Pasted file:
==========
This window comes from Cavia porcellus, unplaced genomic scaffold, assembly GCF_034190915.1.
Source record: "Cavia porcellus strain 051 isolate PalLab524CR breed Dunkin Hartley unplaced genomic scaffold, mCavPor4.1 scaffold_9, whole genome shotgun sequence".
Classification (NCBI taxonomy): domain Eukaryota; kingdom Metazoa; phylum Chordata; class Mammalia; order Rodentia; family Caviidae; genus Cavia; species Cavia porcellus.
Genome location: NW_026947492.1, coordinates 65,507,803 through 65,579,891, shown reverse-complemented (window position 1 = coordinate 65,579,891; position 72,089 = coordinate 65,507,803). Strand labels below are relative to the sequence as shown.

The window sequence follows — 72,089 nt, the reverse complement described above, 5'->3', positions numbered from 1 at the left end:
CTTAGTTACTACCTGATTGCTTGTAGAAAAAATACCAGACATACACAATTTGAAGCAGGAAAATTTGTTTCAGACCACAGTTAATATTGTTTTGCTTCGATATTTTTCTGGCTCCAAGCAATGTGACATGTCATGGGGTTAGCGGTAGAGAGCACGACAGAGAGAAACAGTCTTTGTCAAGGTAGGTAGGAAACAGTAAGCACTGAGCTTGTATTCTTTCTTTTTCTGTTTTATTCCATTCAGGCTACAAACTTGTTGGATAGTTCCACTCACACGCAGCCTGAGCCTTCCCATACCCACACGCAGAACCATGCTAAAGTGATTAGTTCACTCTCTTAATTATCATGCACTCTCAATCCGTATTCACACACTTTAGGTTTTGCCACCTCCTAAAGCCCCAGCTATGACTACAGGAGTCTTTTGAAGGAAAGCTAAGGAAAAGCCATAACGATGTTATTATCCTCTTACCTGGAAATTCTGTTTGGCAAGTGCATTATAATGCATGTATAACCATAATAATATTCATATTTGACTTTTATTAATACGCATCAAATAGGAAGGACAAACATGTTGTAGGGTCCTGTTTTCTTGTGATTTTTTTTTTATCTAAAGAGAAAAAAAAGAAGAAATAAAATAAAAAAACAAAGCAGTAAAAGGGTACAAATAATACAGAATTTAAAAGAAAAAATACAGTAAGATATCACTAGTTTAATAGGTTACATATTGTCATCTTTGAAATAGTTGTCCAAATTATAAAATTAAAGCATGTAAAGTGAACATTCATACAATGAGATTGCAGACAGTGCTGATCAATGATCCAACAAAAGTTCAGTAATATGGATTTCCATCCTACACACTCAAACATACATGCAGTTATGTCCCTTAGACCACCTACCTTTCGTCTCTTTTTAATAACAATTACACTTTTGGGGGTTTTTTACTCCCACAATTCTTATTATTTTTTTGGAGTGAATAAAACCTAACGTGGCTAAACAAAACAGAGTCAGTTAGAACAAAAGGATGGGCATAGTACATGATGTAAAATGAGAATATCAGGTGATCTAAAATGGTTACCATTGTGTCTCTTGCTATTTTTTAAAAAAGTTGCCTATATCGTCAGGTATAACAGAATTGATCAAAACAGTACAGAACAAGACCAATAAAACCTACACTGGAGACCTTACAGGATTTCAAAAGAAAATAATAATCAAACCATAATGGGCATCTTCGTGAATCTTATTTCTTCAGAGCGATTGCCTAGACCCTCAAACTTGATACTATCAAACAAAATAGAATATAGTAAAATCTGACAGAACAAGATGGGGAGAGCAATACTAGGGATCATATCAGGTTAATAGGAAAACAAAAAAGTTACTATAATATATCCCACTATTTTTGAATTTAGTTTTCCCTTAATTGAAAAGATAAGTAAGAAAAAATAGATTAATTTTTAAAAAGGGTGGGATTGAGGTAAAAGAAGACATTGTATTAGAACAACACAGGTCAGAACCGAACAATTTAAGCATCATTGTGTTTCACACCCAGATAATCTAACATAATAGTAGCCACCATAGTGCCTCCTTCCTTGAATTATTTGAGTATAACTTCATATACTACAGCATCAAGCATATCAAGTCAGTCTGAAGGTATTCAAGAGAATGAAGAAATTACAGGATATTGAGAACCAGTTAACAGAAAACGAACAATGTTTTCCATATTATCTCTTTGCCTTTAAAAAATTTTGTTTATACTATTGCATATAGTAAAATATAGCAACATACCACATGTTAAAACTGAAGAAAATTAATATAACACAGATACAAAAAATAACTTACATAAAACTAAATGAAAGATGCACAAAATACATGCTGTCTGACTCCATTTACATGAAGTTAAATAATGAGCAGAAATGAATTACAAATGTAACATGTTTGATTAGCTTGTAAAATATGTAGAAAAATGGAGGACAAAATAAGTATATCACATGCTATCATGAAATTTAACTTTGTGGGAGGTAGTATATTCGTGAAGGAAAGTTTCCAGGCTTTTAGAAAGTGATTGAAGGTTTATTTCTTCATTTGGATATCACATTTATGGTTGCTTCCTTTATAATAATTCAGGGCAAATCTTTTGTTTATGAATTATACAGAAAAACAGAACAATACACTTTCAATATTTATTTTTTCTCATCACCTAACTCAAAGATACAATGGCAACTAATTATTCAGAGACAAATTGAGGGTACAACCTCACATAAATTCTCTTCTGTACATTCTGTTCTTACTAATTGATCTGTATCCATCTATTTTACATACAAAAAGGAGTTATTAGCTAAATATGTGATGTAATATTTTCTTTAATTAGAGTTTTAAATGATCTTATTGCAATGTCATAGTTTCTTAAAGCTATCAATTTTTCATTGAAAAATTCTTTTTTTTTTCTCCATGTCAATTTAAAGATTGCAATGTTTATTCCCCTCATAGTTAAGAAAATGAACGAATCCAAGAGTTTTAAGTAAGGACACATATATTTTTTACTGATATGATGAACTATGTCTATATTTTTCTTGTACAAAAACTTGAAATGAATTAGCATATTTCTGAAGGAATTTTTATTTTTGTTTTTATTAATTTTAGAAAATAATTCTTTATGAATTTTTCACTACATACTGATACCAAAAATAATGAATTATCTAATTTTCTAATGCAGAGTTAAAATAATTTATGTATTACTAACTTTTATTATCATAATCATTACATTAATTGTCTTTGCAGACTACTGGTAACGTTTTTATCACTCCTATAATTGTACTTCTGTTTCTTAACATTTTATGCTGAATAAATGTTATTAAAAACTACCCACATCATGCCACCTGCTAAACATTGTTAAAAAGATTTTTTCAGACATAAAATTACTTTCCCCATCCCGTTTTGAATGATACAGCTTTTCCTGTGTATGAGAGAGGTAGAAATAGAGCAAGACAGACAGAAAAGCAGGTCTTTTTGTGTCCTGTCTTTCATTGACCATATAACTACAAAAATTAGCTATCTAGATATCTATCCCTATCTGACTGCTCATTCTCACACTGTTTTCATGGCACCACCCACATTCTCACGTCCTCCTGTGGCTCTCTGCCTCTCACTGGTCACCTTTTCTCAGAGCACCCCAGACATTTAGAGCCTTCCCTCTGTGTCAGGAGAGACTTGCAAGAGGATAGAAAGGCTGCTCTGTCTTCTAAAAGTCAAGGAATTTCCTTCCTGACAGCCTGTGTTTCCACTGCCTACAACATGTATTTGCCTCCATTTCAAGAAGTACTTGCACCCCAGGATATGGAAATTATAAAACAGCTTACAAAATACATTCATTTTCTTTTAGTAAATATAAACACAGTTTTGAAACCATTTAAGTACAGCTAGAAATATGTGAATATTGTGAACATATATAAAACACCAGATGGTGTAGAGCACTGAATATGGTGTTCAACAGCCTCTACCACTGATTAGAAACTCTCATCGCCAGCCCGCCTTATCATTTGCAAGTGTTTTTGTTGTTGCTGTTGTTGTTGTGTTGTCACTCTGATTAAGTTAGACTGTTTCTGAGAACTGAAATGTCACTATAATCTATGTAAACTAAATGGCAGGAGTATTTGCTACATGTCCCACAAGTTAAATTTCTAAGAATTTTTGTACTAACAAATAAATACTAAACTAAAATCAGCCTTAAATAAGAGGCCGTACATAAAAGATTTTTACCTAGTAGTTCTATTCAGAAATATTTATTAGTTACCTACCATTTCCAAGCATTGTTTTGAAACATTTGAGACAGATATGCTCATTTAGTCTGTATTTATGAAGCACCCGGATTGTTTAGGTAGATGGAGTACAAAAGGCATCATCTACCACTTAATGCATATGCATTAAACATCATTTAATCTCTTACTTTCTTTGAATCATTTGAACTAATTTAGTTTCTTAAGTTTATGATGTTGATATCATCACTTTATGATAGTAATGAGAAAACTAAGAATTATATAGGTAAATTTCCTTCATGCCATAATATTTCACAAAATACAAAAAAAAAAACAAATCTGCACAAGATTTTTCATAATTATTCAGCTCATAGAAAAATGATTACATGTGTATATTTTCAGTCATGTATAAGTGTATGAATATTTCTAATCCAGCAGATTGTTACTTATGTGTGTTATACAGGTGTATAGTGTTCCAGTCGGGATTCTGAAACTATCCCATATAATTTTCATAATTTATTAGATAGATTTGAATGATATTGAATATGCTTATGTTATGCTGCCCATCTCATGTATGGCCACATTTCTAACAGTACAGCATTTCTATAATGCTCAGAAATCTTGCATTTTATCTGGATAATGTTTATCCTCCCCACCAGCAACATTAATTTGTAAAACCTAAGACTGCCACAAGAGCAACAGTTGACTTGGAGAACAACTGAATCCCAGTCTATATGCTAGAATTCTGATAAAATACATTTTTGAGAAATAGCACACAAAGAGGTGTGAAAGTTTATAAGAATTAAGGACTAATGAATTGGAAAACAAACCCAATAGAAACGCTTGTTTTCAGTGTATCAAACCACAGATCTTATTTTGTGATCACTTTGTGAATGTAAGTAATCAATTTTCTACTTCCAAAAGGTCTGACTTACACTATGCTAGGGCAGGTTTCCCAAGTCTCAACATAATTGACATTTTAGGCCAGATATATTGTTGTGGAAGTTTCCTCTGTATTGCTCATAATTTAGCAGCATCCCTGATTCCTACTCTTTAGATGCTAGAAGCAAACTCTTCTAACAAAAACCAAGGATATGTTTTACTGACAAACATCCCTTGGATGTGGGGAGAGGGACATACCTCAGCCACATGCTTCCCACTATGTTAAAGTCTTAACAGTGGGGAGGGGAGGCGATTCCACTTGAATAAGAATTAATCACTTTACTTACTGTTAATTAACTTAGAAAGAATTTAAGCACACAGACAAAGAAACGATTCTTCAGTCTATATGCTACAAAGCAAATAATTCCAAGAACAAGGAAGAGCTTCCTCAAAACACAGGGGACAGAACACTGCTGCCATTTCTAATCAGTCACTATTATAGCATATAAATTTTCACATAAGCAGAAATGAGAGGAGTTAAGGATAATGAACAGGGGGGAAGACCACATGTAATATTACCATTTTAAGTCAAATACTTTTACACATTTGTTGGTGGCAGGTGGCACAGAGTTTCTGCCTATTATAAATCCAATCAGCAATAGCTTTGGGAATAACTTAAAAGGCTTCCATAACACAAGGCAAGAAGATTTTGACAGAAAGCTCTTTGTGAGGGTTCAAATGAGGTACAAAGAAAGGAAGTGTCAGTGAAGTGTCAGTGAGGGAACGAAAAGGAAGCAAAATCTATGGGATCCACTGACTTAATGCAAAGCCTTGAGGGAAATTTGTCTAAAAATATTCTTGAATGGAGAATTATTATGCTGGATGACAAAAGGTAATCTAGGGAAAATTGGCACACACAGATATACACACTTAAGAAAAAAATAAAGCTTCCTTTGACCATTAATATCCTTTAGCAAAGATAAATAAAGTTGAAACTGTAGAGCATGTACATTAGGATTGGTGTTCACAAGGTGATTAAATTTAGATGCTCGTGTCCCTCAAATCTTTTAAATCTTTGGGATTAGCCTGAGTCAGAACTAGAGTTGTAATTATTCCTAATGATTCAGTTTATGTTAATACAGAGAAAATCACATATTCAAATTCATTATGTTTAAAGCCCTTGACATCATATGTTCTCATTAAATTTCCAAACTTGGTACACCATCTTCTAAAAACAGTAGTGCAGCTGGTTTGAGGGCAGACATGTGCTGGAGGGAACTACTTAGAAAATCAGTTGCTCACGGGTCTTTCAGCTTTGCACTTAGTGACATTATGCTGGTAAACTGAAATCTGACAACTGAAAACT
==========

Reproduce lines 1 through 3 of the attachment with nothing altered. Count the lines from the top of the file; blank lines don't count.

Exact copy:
This window comes from Cavia porcellus, unplaced genomic scaffold, assembly GCF_034190915.1.
Source record: "Cavia porcellus strain 051 isolate PalLab524CR breed Dunkin Hartley unplaced genomic scaffold, mCavPor4.1 scaffold_9, whole genome shotgun sequence".
Classification (NCBI taxonomy): domain Eukaryota; kingdom Metazoa; phylum Chordata; class Mammalia; order Rodentia; family Caviidae; genus Cavia; species Cavia porcellus.